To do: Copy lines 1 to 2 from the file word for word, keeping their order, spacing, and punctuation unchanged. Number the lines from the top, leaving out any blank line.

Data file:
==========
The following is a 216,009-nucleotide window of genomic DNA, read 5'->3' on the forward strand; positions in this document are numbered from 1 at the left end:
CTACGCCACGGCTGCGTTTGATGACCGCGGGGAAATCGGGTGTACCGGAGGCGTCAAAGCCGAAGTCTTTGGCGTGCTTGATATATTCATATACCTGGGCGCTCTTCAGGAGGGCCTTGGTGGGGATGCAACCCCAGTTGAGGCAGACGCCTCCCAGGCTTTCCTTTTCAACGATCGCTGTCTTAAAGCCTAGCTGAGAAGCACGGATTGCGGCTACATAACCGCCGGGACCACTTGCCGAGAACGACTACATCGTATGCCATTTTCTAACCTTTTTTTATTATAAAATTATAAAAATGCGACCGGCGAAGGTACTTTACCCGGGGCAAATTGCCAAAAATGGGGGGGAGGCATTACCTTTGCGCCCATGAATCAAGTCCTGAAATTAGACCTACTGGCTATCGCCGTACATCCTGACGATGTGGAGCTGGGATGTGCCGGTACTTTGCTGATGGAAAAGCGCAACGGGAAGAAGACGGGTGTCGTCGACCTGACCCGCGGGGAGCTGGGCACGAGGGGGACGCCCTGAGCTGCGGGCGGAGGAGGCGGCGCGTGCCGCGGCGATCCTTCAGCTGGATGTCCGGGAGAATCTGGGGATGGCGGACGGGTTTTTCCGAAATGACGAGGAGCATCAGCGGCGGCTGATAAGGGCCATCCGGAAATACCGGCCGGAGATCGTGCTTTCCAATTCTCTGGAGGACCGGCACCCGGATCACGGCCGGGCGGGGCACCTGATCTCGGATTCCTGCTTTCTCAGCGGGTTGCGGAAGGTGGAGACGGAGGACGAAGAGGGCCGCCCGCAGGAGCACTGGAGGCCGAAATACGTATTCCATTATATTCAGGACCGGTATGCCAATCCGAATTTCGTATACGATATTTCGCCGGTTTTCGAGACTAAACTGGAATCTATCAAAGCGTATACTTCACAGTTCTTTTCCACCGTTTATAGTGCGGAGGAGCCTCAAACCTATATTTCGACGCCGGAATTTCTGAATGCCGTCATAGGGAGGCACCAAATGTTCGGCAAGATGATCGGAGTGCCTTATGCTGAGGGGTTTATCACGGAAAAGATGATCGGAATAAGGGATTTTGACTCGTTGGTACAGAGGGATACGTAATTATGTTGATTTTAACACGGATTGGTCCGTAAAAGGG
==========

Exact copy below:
The following is a 216,009-nucleotide window of genomic DNA, read 5'->3' on the forward strand; positions in this document are numbered from 1 at the left end:
CTACGCCACGGCTGCGTTTGATGACCGCGGGGAAATCGGGTGTACCGGAGGCGTCAAAGCCGAAGTCTTTGGCGTGCTTGATATATTCATATACCTGGGCGCTCTTCAGGAGGGCCTTGGTGGGGATGCAACCCCAGTTGAGGCAGACGCCTCCCAGGCTTTCCTTTTCAACGATCGCTGTCTTAAAGCCTAGCTGAGAAGCACGGATTGCGGCTACATAACCGCCGGGACCACTTGCCGAGAACGACTACATCGTATGCCATTTTCTAACCTTTTTTTATTATAAAATTATAAAAATGCGACCGGCGAAGGTACTTTACCCGGGGCAAATTGCCAAAAATGGGGGGGAGGCATTACCTTTGCGCCCATGAATCAAGTCCTGAAATTAGACCTACTGGCTATCGCCGTACATCCTGACGATGTGGAGCTGGGATGTGCCGGTACTTTGCTGATGGAAAAGCGCAACGGGAAGAAGACGGGTGTCGTCGACCTGACCCGCGGGGAGCTGGGCACGAGGGGGACGCCCTGAGCTGCGGGCGGAGGAGGCGGCGCGTGCCGCGGCGATCCTTCAGCTGGATGTCCGGGAGAATCTGGGGATGGCGGACGGGTTTTTCCGAAATGACGAGGAGCATCAGCGGCGGCTGATAAGGGCCATCCGGAAATACCGGCCGGAGATCGTGCTTTCCAATTCTCTGGAGGACCGGCACCCGGATCACGGCCGGGCGGGGCACCTGATCTCGGATTCCTGCTTTCTCAGCGGGTTGCGGAAGGTGGAGACGGAGGACGAAGAGGGCCGCCCGCAGGAGCACTGGAGGCCGAAATACGTATTCCATTATATTCAGGACCGGTATGCCAATCCGAATTTCGTATACGATATTTCGCCGGTTTTCGAGACTAAACTGGAATCTATCAAAGCGTATACTTCACAGTTCTTTTCCACCGTTTATAGTGCGGAGGAGCCTCAAACCTATATTTCGACGCCGGAATTTCTGAATGCCGTCATAGGGAGGCACCAAATGTTCGGCAAGATGATCGGAGTGCCTTATGCTGAGGGGTTTATCACGGAAAAGATGATCGGAATAAGGGATTTTGACTCGTTGGTACAGAGGGATACGTAATTATGTTGATTTTAACACGGATTGGTCCGTAAAAGGG